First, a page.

I applaud you. Every woman grows into themselves, realizing their own power and beauty in a personal and internal way. Some are lucky to have spouses who support them as they grow and change and blossom, usually in their late 20's and early 30's. Others have spouses who continually try to usurp their internal power and attempt to keep their wives "in their place". It takes a lot of courage to take your life up as your own and accept responsibility for your own actions. By doing so, you send a powerful message to your kids that they also have the ability to choose what's right for themselves and what most benefits those around them.
I know you have already seen them become happier and more confident as their lives settle into familiar patterns and stability.
Too bad anonymous felt it OK to judge you unfairly without even considering what a gift you are giving to your kids.

Way to go. You are my hero!
Melissa

Anonymous said...

This lady is definitly not an unfulfilled woman. I had a large family, and a career. Its just I know Kim personally and I am sure that my comments to her she will understand. I am simply stating what she has already confirmed in her blogs its just her feelings were unknown to most of us that love her. Please do not make assumtions without knowing the facts. We still love Kim and hope she finds her way we just worry about the kids. Nobody's family is perfect and sometimes as much as we want to find ourselves it is always not about us.Its important to remember the we made some committants in our lives that involve others and when we break them everyone suffers. Lets hope this will all work itself out for the best. My name to you is not important Kim knows who I am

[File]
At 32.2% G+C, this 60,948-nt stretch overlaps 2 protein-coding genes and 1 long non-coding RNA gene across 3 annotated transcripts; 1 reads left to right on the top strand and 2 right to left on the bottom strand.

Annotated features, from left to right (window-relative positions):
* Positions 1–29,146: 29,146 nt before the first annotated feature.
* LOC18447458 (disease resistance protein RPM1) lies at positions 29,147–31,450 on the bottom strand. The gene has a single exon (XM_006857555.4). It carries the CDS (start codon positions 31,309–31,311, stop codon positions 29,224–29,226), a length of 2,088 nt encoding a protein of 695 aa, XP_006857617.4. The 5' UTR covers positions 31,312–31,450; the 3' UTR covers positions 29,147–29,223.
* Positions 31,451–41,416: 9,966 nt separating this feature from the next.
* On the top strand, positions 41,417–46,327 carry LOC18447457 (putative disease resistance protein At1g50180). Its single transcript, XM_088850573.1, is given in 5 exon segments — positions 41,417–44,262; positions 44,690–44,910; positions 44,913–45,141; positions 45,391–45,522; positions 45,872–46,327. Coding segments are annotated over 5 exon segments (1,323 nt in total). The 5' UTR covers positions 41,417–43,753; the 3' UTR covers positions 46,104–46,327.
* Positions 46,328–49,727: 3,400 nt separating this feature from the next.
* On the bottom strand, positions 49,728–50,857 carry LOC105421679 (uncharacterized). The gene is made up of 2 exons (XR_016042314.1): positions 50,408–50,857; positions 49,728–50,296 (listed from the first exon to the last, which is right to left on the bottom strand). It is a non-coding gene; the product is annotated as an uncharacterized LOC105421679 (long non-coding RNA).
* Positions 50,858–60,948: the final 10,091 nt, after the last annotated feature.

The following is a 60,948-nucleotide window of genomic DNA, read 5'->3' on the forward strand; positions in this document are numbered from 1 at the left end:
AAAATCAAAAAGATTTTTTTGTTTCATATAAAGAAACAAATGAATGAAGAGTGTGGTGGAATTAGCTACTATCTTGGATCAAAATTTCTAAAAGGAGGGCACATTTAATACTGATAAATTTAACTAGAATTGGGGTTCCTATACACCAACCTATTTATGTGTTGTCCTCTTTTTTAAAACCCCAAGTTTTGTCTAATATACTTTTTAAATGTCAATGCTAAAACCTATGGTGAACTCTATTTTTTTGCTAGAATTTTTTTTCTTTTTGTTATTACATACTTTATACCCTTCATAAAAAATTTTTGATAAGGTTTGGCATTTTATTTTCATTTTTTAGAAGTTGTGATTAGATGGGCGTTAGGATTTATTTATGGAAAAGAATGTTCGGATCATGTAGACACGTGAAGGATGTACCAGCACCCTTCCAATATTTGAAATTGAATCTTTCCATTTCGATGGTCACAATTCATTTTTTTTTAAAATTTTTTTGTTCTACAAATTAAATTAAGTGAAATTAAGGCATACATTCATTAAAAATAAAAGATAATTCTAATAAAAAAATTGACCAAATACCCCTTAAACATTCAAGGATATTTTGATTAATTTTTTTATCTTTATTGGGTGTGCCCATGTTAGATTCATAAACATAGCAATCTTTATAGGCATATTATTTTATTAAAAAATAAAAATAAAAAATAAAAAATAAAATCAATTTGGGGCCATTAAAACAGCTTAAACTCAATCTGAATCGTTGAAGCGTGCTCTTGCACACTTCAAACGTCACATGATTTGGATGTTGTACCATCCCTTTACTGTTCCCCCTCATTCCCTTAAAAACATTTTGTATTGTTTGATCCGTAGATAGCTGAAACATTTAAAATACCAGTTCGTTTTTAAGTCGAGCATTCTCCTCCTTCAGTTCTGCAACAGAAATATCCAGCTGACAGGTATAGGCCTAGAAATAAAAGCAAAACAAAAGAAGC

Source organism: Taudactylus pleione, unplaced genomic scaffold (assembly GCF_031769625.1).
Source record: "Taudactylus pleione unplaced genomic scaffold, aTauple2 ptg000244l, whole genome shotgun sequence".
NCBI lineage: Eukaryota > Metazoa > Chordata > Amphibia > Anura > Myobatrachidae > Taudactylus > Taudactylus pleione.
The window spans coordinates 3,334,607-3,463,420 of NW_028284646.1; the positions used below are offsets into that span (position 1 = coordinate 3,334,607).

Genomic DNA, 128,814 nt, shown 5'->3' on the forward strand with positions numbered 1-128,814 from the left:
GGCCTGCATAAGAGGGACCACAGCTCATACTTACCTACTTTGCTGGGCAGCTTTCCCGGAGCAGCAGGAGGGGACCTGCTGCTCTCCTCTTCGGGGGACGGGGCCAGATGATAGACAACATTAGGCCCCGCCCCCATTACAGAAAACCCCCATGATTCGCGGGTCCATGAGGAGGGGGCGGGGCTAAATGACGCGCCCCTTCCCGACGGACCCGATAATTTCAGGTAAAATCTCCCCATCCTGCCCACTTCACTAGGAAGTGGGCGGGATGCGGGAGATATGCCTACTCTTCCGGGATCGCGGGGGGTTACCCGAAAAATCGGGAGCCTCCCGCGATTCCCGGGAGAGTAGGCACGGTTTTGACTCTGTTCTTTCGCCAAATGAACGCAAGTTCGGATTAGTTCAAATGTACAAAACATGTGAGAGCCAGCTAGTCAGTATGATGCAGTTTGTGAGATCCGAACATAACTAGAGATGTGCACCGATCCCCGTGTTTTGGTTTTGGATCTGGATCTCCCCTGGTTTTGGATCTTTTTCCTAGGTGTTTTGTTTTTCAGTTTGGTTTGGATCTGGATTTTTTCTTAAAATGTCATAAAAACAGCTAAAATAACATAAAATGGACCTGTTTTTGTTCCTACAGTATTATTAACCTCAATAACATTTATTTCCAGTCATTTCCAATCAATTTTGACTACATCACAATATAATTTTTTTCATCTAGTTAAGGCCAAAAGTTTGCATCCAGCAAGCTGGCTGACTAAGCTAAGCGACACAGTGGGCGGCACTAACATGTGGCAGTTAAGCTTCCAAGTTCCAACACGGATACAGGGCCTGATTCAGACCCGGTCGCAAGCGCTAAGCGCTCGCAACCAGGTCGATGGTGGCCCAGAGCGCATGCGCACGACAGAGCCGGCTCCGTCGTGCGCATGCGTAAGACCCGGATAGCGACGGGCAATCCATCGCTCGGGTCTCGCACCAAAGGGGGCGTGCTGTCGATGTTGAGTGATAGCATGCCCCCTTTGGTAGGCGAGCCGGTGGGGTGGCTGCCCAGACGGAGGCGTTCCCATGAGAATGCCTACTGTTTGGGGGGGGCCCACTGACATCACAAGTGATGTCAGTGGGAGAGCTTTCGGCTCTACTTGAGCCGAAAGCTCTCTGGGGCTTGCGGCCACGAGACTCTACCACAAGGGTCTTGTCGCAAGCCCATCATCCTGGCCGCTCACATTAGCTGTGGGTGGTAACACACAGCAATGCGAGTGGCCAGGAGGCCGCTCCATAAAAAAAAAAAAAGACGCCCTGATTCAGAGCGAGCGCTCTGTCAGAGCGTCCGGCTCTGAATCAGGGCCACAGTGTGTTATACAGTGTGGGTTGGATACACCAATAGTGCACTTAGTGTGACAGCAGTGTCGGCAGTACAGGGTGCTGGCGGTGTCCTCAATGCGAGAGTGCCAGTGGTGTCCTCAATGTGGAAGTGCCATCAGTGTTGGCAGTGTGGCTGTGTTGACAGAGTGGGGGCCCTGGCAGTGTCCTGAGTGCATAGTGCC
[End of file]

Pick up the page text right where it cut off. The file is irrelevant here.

Anomic Entropy said...

I've chosen to be a stay at home mom with the caveat that I am very fortunate to be in a position where that is possible... with a husband who is very supportive. I could not do this work and maintain any sort of sanity if I didn't have the support I do.

Even with everything working out just right, I often wonder if staying at home is really the best choice. My kids have more of my time, but neither they nor my husband are familiar with who I am outside the role of "Mom." Sometimes I barely remember who I am beyond that.

It seems mean-spirited and nasty to tear down a woman who admits - as we all ought to do - that negotiating life and raising kids is not a neat and tidy pre-drawn map. We all have to struggle to figure out how to meet our own needs and the needs of our children.

Anyway - I'm glad to be catching up with you, Kim. I liked and admired you when we were kids and think even more of you now. You rock. :o)

Anonymous said...

I wanted to add my comments were in ref. to paragraph two. The statement of a stay at home mom. It sounded like that particular sentence was in general. I was saying it was not. I am so glad to hear from you some things you never expressed to any of us. I know how much you love kids and being a mother. I did not say you were unfulfilled as a mother I said as a "person" None of really knew why you left you never did say. I would have loved to have talked to you, I remember talking to you once and all you would say was your stepson was a lot of the problem? I guess I don't understand and it would be nice to have known somewhat the real reason. I know Dave is difficult to live with. I never did understand why you didn't fight for the kids when you left? If you have a new e-mail I would prefer to contact you there if you would let me. Prayers c.G.